Worachai is already in custody and held in some secret military detention site for mild and reasonable comments on the referendum and charter. All Watana did before being abducted was point out the unfairness of the detention of his colleague.

The ridiculous Prawit lies that these abductions and detentions are not “a violation of anybody’s rights.” Prawit is a dunce on rights; he only knows thuggery.

Prawit’s view is the the charter belongs to the dictatorship and it is right and correct on everything:

The draft charter is nearly ready.  We are approaching the public referendum stage. The NCPO [junta] knows what they have been doing…

He’s right on one thing: the junta knows that this ridiculous and undemocratic charter and the junta’s grip on power that it arranges can only pass with huge repression and charlatanry. No one will be permitted to say anything negative about the charter, the referendum of the increasingly nasty and threatening junta.

Further building the case for deepened repression, The Dictator General Prayuth Chan-ocha has “declared he will not tolerate politicians who have repeatedly defied the government.” The Dictator stated: “From now on, those who are summoned must attend a training session to improve their understanding.”

We weren’t aware that there has ever been a choice. The military simply arrives and spirits people away.

The Dictator huffed, puffed and trumpeted: “They will also be asked about what they did in the past — right or wrong — and what they plan to do if they form a government…”. Huh? We take it that this is just Prayuth’s inability to construct sensible spoken sentences.

He belched something about “if they [politicians] cannot think for themselves, they should no longer be politicians.” He’s fortunate that the same “logic” is not applied to the junta.

And, he added: “… the government … cannot let them criticise it.” As usual, The Dictator personalized: “I cannot accept the fact that they still keep criticising…”. When he thinks he’s under attack, Prayuth becomes very dangerous and threatening. He can get away with murder.

Adding to the threats and launching intimidation, the Bangkok Post reports that Army chief General Theerachai Nakawanich “ordered immediate crackdown on any action the government believes will lead people to ‘misunderstand’ the government’s workings before the charter referendum in August.”

Bizarrely, but par for the course for these bumptious and dim generals, the Army boss “told subordinates the country has entered an important period where public participation in the referendum on the proposed constitution was essential…”. He means to say that the junta needs a cacophony of positive statements while grinding out opposition voices.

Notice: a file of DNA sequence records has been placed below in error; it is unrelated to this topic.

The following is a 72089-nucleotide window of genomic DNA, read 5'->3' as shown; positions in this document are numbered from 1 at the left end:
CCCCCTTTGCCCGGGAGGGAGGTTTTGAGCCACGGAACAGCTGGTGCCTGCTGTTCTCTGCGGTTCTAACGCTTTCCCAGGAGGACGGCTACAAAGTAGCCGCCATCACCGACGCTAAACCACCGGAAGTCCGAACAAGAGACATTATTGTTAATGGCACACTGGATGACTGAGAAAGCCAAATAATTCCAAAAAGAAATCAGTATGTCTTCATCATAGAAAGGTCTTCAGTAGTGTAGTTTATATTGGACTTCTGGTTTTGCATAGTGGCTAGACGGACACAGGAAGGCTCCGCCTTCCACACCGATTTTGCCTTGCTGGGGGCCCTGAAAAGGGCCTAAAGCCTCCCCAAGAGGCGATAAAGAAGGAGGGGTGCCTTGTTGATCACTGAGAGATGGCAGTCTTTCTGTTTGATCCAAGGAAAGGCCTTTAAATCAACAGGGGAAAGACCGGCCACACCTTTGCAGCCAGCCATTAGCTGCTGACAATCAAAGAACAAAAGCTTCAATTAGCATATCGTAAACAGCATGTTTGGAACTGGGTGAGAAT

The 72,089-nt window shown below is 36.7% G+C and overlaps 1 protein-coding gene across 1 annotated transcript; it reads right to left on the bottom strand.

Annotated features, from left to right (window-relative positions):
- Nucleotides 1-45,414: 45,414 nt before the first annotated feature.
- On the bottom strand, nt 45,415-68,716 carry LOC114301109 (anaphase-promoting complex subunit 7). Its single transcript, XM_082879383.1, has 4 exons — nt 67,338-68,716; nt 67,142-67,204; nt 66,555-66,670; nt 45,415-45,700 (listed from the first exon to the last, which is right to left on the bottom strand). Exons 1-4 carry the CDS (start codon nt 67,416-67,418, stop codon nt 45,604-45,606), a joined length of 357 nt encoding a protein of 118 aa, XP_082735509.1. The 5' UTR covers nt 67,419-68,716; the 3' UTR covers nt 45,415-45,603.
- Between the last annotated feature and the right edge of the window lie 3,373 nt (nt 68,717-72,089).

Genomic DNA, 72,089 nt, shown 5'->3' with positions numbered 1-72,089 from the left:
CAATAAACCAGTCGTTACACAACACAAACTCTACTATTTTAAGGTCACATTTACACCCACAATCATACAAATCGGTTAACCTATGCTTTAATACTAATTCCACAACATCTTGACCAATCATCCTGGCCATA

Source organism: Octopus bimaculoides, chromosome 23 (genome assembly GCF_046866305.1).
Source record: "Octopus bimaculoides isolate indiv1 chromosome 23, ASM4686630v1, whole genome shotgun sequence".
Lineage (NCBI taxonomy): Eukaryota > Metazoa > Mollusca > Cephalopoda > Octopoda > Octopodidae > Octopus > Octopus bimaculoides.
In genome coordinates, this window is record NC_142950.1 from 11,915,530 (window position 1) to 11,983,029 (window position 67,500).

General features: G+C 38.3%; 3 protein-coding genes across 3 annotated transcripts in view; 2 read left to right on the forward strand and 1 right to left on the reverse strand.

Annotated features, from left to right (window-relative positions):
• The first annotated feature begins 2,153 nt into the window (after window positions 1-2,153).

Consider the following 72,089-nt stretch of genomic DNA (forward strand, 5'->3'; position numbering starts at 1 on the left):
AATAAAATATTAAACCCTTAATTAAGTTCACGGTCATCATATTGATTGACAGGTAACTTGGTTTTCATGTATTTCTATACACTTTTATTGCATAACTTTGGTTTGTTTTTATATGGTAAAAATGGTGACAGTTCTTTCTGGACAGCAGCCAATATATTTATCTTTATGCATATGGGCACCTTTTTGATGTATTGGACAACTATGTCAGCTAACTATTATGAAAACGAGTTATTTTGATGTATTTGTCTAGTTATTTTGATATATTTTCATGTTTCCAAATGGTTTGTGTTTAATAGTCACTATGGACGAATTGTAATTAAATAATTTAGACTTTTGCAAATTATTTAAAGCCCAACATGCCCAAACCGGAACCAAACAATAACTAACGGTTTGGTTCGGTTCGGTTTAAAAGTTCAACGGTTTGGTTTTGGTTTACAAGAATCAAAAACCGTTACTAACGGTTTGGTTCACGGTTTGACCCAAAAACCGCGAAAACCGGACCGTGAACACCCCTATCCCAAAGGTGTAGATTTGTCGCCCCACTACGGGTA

The Army declared that “law enforcement and social order operations were being intensified, focusing their suppression efforts on influential local people and those illegally possessing military-grade weapons.”

Again, we can be confused here. It is the military that is armed. What is clear is that the military is going to crush opposition.

This is getting very ugly. In such circumstances, when US Under Secretary for Civilian Security, Democracy and Human Rights Sarah Sewall calls for “the government to respect freedom of expression,” she sounds ridiculous.

This is a regime that is becoming increasingly brutal and rejects and barely understands notions like freedom. She’s spitting into the wind. Rights? Freedoms? There are none.

Expect more arrests, disappearances and plenty of intimidation.





Police, Prawit, Phajun and Prem

29 02 2016

An interesting report appears in today’s Bangkok Post, and many will be able to speculate rather broadly on the implications.

PPT has a couple of posts that mention Admiral or Vice Admiral Phajun Tamprateep (search by family name). In all of them he is reported to be a close aide to General Prem Tinsulanonda, President of the Privy Council, for over three decades. Phajun has been mentioned in posts about the 2006 coup and when he joined the rightist Pitak Siam.

These things make the report in the Post very interesting indeed, especially when there have been rumors of splits, make-ups and more splits between Prem and the junta (or members of it).

The report states that Phajun is chairman of the NLA’s sub-committee on police reforms, and sent some messages to various people regarding claims that police were paying for promotional positions (which has been normal practice in the police for decades). The allegation, though, suggested “an army general … [was] involved in position-buying in the police force.”

Remarkably, the police have taken (or perhaps threatened) legal action against Phajun. Indeed, police have “issued a summons … requiring Adm Phajun to report to the Cyber Crime Division, under the Central Investigation Bureau, on March 10 to acknowledge a charge of violating the Computer Crime Act.”

Even more remarkable is that Deputy Prime Minister and Defense Minister General Prawit Wongsuwan “backed” this police action. Prawit said “police were right to take legal action against … Phajun … because the message undermined the police.”

It also undermined Prawit because he reckons he’s in charge of the process and “insisted there had been no position-buying as long as he had been in charge and those who claimed they could secure police posts in that way were lying to get money.”

Presumably it undermined the Army also.

Presumably Prawit’s response undermines Phajun and Prem too.

These are interesting times.